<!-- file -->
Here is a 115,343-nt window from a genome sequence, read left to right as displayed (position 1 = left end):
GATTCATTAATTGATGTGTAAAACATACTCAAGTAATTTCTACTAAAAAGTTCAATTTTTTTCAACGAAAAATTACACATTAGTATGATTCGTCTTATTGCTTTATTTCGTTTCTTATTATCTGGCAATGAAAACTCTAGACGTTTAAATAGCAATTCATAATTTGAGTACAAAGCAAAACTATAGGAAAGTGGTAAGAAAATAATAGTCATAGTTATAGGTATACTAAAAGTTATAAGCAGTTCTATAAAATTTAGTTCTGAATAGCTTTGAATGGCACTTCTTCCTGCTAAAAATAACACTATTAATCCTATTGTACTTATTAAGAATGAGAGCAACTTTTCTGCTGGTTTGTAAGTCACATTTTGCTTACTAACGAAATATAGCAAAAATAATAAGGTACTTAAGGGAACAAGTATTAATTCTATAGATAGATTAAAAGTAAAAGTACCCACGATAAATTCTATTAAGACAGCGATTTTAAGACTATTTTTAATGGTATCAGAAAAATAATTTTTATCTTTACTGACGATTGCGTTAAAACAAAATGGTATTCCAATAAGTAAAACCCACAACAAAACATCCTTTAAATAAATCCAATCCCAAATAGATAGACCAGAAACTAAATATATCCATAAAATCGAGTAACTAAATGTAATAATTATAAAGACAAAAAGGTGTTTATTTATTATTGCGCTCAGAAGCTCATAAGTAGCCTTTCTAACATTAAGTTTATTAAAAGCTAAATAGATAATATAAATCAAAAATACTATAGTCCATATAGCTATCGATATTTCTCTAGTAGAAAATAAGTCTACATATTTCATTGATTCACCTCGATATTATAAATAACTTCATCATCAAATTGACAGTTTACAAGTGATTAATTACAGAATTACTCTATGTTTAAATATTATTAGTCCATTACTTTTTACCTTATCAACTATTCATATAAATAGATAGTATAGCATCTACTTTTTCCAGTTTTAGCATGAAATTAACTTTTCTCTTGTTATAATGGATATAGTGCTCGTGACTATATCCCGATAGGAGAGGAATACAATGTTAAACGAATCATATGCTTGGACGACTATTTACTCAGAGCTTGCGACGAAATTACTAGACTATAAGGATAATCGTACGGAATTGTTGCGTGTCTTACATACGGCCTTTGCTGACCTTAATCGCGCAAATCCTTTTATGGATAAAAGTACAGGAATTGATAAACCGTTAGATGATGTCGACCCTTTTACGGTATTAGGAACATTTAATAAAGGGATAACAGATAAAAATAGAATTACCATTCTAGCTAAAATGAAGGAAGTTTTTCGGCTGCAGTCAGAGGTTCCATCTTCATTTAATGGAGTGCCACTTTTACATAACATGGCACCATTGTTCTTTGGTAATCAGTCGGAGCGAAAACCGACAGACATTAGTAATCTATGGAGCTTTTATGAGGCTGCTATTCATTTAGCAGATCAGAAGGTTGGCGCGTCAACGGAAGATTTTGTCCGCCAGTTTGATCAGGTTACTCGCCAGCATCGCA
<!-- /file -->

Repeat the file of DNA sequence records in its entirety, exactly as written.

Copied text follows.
Here is a 115,343-nt window from a genome sequence, read left to right as displayed (position 1 = left end):
GATTCATTAATTGATGTGTAAAACATACTCAAGTAATTTCTACTAAAAAGTTCAATTTTTTTCAACGAAAAATTACACATTAGTATGATTCGTCTTATTGCTTTATTTCGTTTCTTATTATCTGGCAATGAAAACTCTAGACGTTTAAATAGCAATTCATAATTTGAGTACAAAGCAAAACTATAGGAAAGTGGTAAGAAAATAATAGTCATAGTTATAGGTATACTAAAAGTTATAAGCAGTTCTATAAAATTTAGTTCTGAATAGCTTTGAATGGCACTTCTTCCTGCTAAAAATAACACTATTAATCCTATTGTACTTATTAAGAATGAGAGCAACTTTTCTGCTGGTTTGTAAGTCACATTTTGCTTACTAACGAAATATAGCAAAAATAATAAGGTACTTAAGGGAACAAGTATTAATTCTATAGATAGATTAAAAGTAAAAGTACCCACGATAAATTCTATTAAGACAGCGATTTTAAGACTATTTTTAATGGTATCAGAAAAATAATTTTTATCTTTACTGACGATTGCGTTAAAACAAAATGGTATTCCAATAAGTAAAACCCACAACAAAACATCCTTTAAATAAATCCAATCCCAAATAGATAGACCAGAAACTAAATATATCCATAAAATCGAGTAACTAAATGTAATAATTATAAAGACAAAAAGGTGTTTATTTATTATTGCGCTCAGAAGCTCATAAGTAGCCTTTCTAACATTAAGTTTATTAAAAGCTAAATAGATAATATAAATCAAAAATACTATAGTCCATATAGCTATCGATATTTCTCTAGTAGAAAATAAGTCTACATATTTCATTGATTCACCTCGATATTATAAATAACTTCATCATCAAATTGACAGTTTACAAGTGATTAATTACAGAATTACTCTATGTTTAAATATTATTAGTCCATTACTTTTTACCTTATCAACTATTCATATAAATAGATAGTATAGCATCTACTTTTTCCAGTTTTAGCATGAAATTAACTTTTCTCTTGTTATAATGGATATAGTGCTCGTGACTATATCCCGATAGGAGAGGAATACAATGTTAAACGAATCATATGCTTGGACGACTATTTACTCAGAGCTTGCGACGAAATTACTAGACTATAAGGATAATCGTACGGAATTGTTGCGTGTCTTACATACGGCCTTTGCTGACCTTAATCGCGCAAATCCTTTTATGGATAAAAGTACAGGAATTGATAAACCGTTAGATGATGTCGACCCTTTTACGGTATTAGGAACATTTAATAAAGGGATAACAGATAAAAATAGAATTACCATTCTAGCTAAAATGAAGGAAGTTTTTCGGCTGCAGTCAGAGGTTCCATCTTCATTTAATGGAGTGCCACTTTTACATAACATGGCACCATTGTTCTTTGGTAATCAGTCGGAGCGAAAACCGACAGACATTAGTAATCTATGGAGCTTTTATGAGGCTGCTATTCATTTAGCAGATCAGAAGGTTGGCGCGTCAACGGAAGATTTTGTCCGCCAGTTTGATCAGGTTACTCGCCAGCATCGCA